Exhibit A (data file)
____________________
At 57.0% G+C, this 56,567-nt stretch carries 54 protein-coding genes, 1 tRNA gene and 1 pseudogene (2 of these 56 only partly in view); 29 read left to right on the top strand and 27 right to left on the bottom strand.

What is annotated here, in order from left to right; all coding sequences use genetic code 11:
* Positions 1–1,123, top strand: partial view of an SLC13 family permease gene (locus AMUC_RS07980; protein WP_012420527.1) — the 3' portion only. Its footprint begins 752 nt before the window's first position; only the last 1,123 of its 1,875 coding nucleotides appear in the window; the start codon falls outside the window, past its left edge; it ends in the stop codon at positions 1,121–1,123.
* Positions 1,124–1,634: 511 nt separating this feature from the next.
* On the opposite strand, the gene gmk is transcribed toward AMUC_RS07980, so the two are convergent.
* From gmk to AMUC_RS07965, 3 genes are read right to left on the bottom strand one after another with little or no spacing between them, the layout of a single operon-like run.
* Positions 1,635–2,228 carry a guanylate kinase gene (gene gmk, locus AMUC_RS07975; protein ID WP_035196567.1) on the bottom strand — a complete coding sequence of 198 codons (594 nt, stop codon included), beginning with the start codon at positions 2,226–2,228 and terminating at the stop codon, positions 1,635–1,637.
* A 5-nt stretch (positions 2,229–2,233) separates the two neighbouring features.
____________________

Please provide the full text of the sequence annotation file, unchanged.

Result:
At 57.0% G+C, this 56,567-nt stretch carries 54 protein-coding genes, 1 tRNA gene and 1 pseudogene (2 of these 56 only partly in view); 29 read left to right on the top strand and 27 right to left on the bottom strand.

What is annotated here, in order from left to right; all coding sequences use genetic code 11:
* Positions 1–1,123, top strand: partial view of an SLC13 family permease gene (locus AMUC_RS07980; protein WP_012420527.1) — the 3' portion only. Its footprint begins 752 nt before the window's first position; only the last 1,123 of its 1,875 coding nucleotides appear in the window; the start codon falls outside the window, past its left edge; it ends in the stop codon at positions 1,121–1,123.
* Positions 1,124–1,634: 511 nt separating this feature from the next.
* On the opposite strand, the gene gmk is transcribed toward AMUC_RS07980, so the two are convergent.
* From gmk to AMUC_RS07965, 3 genes are read right to left on the bottom strand one after another with little or no spacing between them, the layout of a single operon-like run.
* Positions 1,635–2,228 carry a guanylate kinase gene (gene gmk, locus AMUC_RS07975; protein ID WP_035196567.1) on the bottom strand — a complete coding sequence of 198 codons (594 nt, stop codon included), beginning with the start codon at positions 2,226–2,228 and terminating at the stop codon, positions 1,635–1,637.
* A 5-nt stretch (positions 2,229–2,233) separates the two neighbouring features.